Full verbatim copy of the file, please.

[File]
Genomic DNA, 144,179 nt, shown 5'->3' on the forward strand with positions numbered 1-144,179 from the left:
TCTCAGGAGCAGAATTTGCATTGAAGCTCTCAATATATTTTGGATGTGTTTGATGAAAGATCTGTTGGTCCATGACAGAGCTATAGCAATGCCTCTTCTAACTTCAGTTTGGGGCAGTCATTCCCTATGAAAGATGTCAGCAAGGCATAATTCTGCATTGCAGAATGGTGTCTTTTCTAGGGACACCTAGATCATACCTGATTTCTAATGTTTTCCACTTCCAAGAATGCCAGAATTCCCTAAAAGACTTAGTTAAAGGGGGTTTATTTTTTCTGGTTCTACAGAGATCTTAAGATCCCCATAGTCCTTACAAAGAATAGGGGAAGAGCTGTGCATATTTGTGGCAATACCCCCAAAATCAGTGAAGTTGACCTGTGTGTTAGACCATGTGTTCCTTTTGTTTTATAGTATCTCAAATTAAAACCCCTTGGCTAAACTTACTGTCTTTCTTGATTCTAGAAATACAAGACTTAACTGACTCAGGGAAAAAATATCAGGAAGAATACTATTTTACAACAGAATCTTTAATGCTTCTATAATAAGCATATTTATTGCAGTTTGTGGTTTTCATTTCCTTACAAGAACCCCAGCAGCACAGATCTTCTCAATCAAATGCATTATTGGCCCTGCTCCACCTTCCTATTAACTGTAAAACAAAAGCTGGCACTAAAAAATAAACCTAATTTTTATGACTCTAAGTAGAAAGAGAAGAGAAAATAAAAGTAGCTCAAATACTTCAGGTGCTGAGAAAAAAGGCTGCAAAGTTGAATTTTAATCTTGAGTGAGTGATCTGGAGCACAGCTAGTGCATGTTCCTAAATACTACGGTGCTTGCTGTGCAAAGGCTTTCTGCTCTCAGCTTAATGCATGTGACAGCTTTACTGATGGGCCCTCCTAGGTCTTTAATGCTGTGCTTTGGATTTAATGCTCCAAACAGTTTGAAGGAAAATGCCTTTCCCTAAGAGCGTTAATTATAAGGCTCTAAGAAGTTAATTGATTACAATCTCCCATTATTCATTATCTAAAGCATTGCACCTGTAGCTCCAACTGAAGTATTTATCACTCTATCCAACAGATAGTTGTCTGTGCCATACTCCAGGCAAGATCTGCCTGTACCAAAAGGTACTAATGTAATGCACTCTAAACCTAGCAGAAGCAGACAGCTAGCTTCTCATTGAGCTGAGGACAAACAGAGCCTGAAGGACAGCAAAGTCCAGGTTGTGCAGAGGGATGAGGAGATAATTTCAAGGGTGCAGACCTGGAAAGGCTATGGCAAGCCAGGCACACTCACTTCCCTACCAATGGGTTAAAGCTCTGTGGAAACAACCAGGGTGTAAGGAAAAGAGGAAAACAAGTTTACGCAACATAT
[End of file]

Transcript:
Genomic DNA, 144,179 nt, shown 5'->3' on the forward strand with positions numbered 1-144,179 from the left:
TCTCAGGAGCAGAATTTGCATTGAAGCTCTCAATATATTTTGGATGTGTTTGATGAAAGATCTGTTGGTCCATGACAGAGCTATAGCAATGCCTCTTCTAACTTCAGTTTGGGGCAGTCATTCCCTATGAAAGATGTCAGCAAGGCATAATTCTGCATTGCAGAATGGTGTCTTTTCTAGGGACACCTAGATCATACCTGATTTCTAATGTTTTCCACTTCCAAGAATGCCAGAATTCCCTAAAAGACTTAGTTAAAGGGGGTTTATTTTTTCTGGTTCTACAGAGATCTTAAGATCCCCATAGTCCTTACAAAGAATAGGGGAAGAGCTGTGCATATTTGTGGCAATACCCCCAAAATCAGTGAAGTTGACCTGTGTGTTAGACCATGTGTTCCTTTTGTTTTATAGTATCTCAAATTAAAACCCCTTGGCTAAACTTACTGTCTTTCTTGATTCTAGAAATACAAGACTTAACTGACTCAGGGAAAAAATATCAGGAAGAATACTATTTTACAACAGAATCTTTAATGCTTCTATAATAAGCATATTTATTGCAGTTTGTGGTTTTCATTTCCTTACAAGAACCCCAGCAGCACAGATCTTCTCAATCAAATGCATTATTGGCCCTGCTCCACCTTCCTATTAACTGTAAAACAAAAGCTGGCACTAAAAAATAAACCTAATTTTTATGACTCTAAGTAGAAAGAGAAGAGAAAATAAAAGTAGCTCAAATACTTCAGGTGCTGAGAAAAAAGGCTGCAAAGTTGAATTTTAATCTTGAGTGAGTGATCTGGAGCACAGCTAGTGCATGTTCCTAAATACTACGGTGCTTGCTGTGCAAAGGCTTTCTGCTCTCAGCTTAATGCATGTGACAGCTTTACTGATGGGCCCTCCTAGGTCTTTAATGCTGTGCTTTGGATTTAATGCTCCAAACAGTTTGAAGGAAAATGCCTTTCCCTAAGAGCGTTAATTATAAGGCTCTAAGAAGTTAATTGATTACAATCTCCCATTATTCATTATCTAAAGCATTGCACCTGTAGCTCCAACTGAAGTATTTATCACTCTATCCAACAGATAGTTGTCTGTGCCATACTCCAGGCAAGATCTGCCTGTACCAAAAGGTACTAATGTAATGCACTCTAAACCTAGCAGAAGCAGACAGCTAGCTTCTCATTGAGCTGAGGACAAACAGAGCCTGAAGGACAGCAAAGTCCAGGTTGTGCAGAGGGATGAGGAGATAATTTCAAGGGTGCAGACCTGGAAAGGCTATGGCAAGCCAGGCACACTCACTTCCCTACCAATGGGTTAAAGCTCTGTGGAAACAACCAGGGTGTAAGGAAAAGAGGAAAACAAGTTTACGCAACATAT